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List of Resources for Locating Qualified Court Interpreters and Translators of Written Documents

(Updated: July 7, 2017)

A. Court Rules on Interpreters and Translators (Chapter 47).

Court staff: According to Iowa Court Rule 47.3 and its subsections, when the court learns that an interpreter will be needed for limited English proficient (LEP) participant in a court proceeding (defined in ICR 47.1), court personnel shall locate and schedule the most qualified interpreter who is reasonably available -- and court personnel shall not delegate this responsibility to an attorney or party in any case.

A reasonably available interpreter is defined in rule 47.1 as one who resides within 150 miles of the location where the interpreter will be needed.

The order of priority for appointment of an interpreter is: Class A (certified), Class B, Class C, then unclassified. There are specific exceptions to this priority order for appointments in rule 47.3(6).) Unless an exception applies, court personnel must attempt to locate a Class A certified interpreter within 150 miles of the courthouse before attempting to locate a noncertified interpreter (Class B, C, unclassified – in that order).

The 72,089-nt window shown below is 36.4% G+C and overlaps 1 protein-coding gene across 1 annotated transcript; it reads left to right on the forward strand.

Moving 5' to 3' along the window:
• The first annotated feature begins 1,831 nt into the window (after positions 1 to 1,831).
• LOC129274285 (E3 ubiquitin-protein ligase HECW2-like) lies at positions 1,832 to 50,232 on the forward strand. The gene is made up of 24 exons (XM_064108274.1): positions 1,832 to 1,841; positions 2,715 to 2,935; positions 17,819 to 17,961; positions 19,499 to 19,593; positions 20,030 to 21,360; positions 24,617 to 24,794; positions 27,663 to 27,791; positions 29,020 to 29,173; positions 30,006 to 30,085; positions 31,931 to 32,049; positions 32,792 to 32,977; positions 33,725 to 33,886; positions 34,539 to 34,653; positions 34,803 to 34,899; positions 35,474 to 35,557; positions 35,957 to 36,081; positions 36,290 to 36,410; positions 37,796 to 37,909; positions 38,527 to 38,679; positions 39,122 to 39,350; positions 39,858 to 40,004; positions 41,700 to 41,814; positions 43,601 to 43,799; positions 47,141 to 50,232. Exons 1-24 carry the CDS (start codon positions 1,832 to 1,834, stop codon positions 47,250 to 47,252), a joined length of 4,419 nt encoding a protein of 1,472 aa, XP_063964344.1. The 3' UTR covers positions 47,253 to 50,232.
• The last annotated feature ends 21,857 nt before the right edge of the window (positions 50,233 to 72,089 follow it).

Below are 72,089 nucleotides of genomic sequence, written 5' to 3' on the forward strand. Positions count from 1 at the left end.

Attorneys: Attorneys with LEP clients are also encouraged to use these steps for locating an interpreter for communications involving an LEP client outside of court (e.g., in preparation for court proceedings, depositions, or reviewing court orders and other legal documents). Especially when discussing a settlement, guilty plea, or critical legal documents with an LEP client, the best practice for an attorney would be to obtain the highest classified interpreter who is reasonably available. Note: An attorney can access interpreters who reside in remote locations by telephone, Skype, or some other web-based audio-video conference system to provide interpreting services during communications with an LEP client in the attorney’s office. An interpreter does not have to be in the attorney’s office to effectively facilitate communication between an attorney and an LEP client. The attorney could also email the interpreter copies of any documents to be discussed with an LEP client prior to the meeting for which the remote interpreter will provide services.

B. List of oral languages for which there are court interpreter certification exams.

To view a list of the 20 languages for which there are oral language court interpreter certification exams, click on the link below: